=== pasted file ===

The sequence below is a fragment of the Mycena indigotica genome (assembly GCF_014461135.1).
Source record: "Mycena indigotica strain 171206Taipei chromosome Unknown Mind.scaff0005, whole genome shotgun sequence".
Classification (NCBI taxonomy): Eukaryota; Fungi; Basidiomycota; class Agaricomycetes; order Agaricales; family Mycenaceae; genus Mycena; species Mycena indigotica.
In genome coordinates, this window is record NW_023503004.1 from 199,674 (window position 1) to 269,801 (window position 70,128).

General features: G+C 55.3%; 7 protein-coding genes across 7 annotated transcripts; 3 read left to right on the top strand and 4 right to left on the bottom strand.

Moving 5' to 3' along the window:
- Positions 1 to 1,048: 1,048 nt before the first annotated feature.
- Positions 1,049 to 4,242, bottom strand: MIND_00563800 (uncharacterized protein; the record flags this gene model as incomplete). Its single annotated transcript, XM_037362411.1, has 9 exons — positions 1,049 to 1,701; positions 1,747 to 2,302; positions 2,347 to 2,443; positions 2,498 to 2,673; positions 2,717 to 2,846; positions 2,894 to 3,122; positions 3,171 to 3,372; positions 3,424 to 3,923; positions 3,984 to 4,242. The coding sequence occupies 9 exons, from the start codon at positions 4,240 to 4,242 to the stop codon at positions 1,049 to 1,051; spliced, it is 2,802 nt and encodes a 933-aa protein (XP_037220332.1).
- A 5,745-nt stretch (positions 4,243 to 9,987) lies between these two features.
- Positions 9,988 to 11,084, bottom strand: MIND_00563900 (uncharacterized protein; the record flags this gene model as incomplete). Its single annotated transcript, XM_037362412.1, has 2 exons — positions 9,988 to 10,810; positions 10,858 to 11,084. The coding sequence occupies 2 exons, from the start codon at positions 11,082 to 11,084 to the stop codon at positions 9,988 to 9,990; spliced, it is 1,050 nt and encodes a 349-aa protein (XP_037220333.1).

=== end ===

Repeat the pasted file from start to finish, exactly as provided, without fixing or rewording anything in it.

The sequence below is a fragment of the Mycena indigotica genome (assembly GCF_014461135.1).
Source record: "Mycena indigotica strain 171206Taipei chromosome Unknown Mind.scaff0005, whole genome shotgun sequence".
Classification (NCBI taxonomy): Eukaryota; Fungi; Basidiomycota; class Agaricomycetes; order Agaricales; family Mycenaceae; genus Mycena; species Mycena indigotica.
In genome coordinates, this window is record NW_023503004.1 from 199,674 (window position 1) to 269,801 (window position 70,128).

General features: G+C 55.3%; 7 protein-coding genes across 7 annotated transcripts; 3 read left to right on the top strand and 4 right to left on the bottom strand.

Moving 5' to 3' along the window:
- Positions 1 to 1,048: 1,048 nt before the first annotated feature.
- Positions 1,049 to 4,242, bottom strand: MIND_00563800 (uncharacterized protein; the record flags this gene model as incomplete). Its single annotated transcript, XM_037362411.1, has 9 exons — positions 1,049 to 1,701; positions 1,747 to 2,302; positions 2,347 to 2,443; positions 2,498 to 2,673; positions 2,717 to 2,846; positions 2,894 to 3,122; positions 3,171 to 3,372; positions 3,424 to 3,923; positions 3,984 to 4,242. The coding sequence occupies 9 exons, from the start codon at positions 4,240 to 4,242 to the stop codon at positions 1,049 to 1,051; spliced, it is 2,802 nt and encodes a 933-aa protein (XP_037220332.1).
- A 5,745-nt stretch (positions 4,243 to 9,987) lies between these two features.
- Positions 9,988 to 11,084, bottom strand: MIND_00563900 (uncharacterized protein; the record flags this gene model as incomplete). Its single annotated transcript, XM_037362412.1, has 2 exons — positions 9,988 to 10,810; positions 10,858 to 11,084. The coding sequence occupies 2 exons, from the start codon at positions 11,082 to 11,084 to the stop codon at positions 9,988 to 9,990; spliced, it is 1,050 nt and encodes a 349-aa protein (XP_037220333.1).